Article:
Jackson, in his capacity as mayor, relied on Ed Rybka to ensure that O’Leary’s supervision of the employees assigned to him were obedient to and enforcing the city’s ordinances, state and federal civil and criminal laws connected to the “lawful” process of demolishing blighted structures and spending federal, state and local public funds.

FBI Special Agent in Charge Stephen Anthony may have kept information from Mayor Frank Jackson about his corrupt employees, but he almost had no choice. FBI agents have decades of files on the corrupt activities of Cleveland officials. There’s more than likely a file on Jackson, his brothers Anthony and Nick in their official capacities as police officers, city and school officials. Jackson didn’t reform city government. He maintained the status quo of individuals and interests constantly-investigating federal agents knew were already in place. So when Jackson maintained the same players whose names were already in FBI files, he put himself in a position to not be trusted. This writer as a former mayor may not agree with not being given the opportunity to take action. But Anthony’s silence is understood based on Jackson’s own past inability to identify and prosecute corrupt employees.

It was O’Leary’s job to ensure that all of the state and federal statutory and administrative requirements for assigning and awarding emergency demolition contracts was done in the manner specified by local and national laws.  Rybka, O’Leary and Cosgrove were required to ensure their signatures on purchase and contract requests validated to Jackson and the finance director that all of the legal requirements connected to their official acts had been met.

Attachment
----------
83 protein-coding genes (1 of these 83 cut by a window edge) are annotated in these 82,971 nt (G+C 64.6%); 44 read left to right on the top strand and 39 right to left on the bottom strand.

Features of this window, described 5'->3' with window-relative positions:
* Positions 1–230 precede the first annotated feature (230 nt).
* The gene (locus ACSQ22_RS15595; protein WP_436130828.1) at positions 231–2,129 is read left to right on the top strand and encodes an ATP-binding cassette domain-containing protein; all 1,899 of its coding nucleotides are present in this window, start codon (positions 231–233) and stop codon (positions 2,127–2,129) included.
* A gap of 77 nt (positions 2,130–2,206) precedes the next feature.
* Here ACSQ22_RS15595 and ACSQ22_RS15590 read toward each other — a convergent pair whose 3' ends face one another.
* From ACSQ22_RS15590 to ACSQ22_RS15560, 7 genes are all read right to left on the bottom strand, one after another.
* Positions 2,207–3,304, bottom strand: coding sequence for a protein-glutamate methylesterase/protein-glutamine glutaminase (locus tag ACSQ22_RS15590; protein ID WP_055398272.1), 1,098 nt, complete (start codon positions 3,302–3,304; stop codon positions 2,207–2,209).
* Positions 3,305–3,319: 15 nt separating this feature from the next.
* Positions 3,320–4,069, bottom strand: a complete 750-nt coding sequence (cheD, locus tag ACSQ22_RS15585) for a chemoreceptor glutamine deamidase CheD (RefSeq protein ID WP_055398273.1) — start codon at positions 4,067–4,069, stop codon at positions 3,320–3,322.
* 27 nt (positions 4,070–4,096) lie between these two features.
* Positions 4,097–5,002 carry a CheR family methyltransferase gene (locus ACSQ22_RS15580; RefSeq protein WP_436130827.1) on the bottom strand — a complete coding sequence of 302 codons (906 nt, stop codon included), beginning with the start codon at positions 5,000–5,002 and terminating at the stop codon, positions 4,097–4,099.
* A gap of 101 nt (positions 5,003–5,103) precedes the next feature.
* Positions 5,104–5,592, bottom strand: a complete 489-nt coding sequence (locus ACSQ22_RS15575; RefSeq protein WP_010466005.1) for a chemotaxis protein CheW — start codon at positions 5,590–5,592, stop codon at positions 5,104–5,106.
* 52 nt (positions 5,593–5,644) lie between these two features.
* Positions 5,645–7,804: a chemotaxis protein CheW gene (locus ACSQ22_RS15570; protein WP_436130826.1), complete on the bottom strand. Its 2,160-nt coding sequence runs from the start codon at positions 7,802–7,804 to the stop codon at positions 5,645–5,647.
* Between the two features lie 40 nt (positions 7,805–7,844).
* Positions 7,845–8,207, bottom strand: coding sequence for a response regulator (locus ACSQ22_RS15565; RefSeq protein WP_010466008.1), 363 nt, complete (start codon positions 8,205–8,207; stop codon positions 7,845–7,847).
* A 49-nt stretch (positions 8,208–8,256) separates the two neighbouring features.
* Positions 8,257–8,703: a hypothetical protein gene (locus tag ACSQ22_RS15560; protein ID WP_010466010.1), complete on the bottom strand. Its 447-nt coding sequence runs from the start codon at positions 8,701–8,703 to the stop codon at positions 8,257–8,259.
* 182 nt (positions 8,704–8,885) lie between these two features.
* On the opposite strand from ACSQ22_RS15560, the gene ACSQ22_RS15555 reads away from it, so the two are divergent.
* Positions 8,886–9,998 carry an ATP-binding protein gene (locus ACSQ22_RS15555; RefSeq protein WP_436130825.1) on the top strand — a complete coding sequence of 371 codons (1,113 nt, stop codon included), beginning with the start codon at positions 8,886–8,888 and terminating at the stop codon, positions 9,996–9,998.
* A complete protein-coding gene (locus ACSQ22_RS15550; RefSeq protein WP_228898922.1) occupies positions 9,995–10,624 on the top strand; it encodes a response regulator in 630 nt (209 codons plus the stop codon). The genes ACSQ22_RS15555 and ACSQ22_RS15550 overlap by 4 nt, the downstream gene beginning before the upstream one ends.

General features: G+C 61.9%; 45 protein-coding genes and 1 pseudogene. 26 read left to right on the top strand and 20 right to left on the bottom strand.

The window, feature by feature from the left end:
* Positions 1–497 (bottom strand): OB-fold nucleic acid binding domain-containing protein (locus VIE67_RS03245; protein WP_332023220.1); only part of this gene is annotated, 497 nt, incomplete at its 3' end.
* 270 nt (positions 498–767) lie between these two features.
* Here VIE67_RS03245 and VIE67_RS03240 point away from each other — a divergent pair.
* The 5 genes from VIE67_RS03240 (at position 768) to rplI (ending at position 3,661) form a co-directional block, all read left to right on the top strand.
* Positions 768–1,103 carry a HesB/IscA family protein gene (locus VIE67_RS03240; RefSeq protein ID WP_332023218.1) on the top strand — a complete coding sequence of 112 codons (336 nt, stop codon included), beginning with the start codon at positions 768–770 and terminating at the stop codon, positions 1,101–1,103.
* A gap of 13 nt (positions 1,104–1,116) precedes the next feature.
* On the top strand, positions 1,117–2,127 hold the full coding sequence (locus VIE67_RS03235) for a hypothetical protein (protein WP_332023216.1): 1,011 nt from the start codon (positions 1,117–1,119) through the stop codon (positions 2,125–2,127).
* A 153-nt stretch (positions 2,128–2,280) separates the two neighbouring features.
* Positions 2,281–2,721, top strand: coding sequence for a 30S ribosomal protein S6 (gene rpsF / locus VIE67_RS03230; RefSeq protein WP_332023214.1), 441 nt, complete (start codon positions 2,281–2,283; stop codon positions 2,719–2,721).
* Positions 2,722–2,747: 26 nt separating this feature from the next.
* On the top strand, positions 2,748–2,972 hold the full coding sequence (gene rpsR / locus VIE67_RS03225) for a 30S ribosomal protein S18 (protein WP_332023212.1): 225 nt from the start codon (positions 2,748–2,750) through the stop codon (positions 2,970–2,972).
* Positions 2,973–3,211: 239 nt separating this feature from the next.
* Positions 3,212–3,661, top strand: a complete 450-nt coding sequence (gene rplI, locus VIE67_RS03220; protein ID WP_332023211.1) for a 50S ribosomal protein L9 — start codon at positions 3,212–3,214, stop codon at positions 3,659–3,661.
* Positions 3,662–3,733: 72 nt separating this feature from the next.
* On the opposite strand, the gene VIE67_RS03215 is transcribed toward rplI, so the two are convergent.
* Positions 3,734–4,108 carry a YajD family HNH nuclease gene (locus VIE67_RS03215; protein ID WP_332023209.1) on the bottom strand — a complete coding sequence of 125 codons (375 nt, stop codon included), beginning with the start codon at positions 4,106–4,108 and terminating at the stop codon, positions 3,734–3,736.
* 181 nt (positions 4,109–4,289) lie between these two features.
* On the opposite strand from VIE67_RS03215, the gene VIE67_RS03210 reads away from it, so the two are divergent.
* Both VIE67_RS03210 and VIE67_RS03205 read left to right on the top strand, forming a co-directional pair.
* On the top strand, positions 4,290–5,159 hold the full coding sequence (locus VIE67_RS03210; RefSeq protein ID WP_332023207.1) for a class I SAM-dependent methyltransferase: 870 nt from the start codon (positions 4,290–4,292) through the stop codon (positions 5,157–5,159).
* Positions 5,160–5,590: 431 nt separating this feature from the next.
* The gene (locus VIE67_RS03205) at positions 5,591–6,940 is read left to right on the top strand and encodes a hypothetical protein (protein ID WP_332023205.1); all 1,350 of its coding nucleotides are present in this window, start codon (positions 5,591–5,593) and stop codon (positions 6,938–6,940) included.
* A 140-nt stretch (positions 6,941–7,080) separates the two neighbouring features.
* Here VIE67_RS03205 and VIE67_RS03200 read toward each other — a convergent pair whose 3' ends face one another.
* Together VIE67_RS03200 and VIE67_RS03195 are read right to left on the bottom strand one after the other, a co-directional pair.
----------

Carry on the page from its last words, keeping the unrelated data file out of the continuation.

In connection with the federal investigation it was O’Leary who was charged with the duty of overseeing the legal and fair distribution of emergency demolition to vendors; and not oversee an environment that may have led “some” to “unknowingly” engage in criminal acts.

Here’s the story EJBNEWS has uncovered from piecing together information gathered from a wide variety of sources and official records.

Rufus Taylor had been known within the demolition community of contractors to ask to “borrow” money throughout his time as an inspector and ultimately the city’s demolition bureau chief.  He claimed his wife liked to shop and kept over-extending their finances.  Contractors complained.  

Rufus Taylor was disciplined by building official Thomas Vanover for failing to properly supervise inspectors contractors were complaining about not showing up for inspections.

Taylor joined the demolition bureau May 2011 after Borkowski decided to retire on January 31, 2011.  Prior to supervising the demolitions bureau he supervised a 7-employee board-up crew.  Right before he was promoted in 2011, Taylor was disciplined in 2010 for using comp time without requesting it.  Doing so left his 7-member board-up crew without a supervisor.

Damian Borkowski has been chronically accused by contractors of favoring the “big boys” over the smaller companies; and steering work to them. Borkowski, not Rufus Taylor, assigned the majority of emergency demolition projects to the contractors.

Borkowski returned after retirement as a double-dipper and Rybka and O’Leary got Jackson to pay him $1 more in wages although he and Taylor were supposed to be equal.  Taylor, according to sources, was pissed about the wage differences. 

Borkowski, under O’Leary, also had a longstanding practice of not placing smaller demolition contractors on the “emergency board-up” list federal agents wrongly-accused Taylor of controlling.  O’Leary was non-responsive to contractor concerns that Borkowski catered to the “big boys.”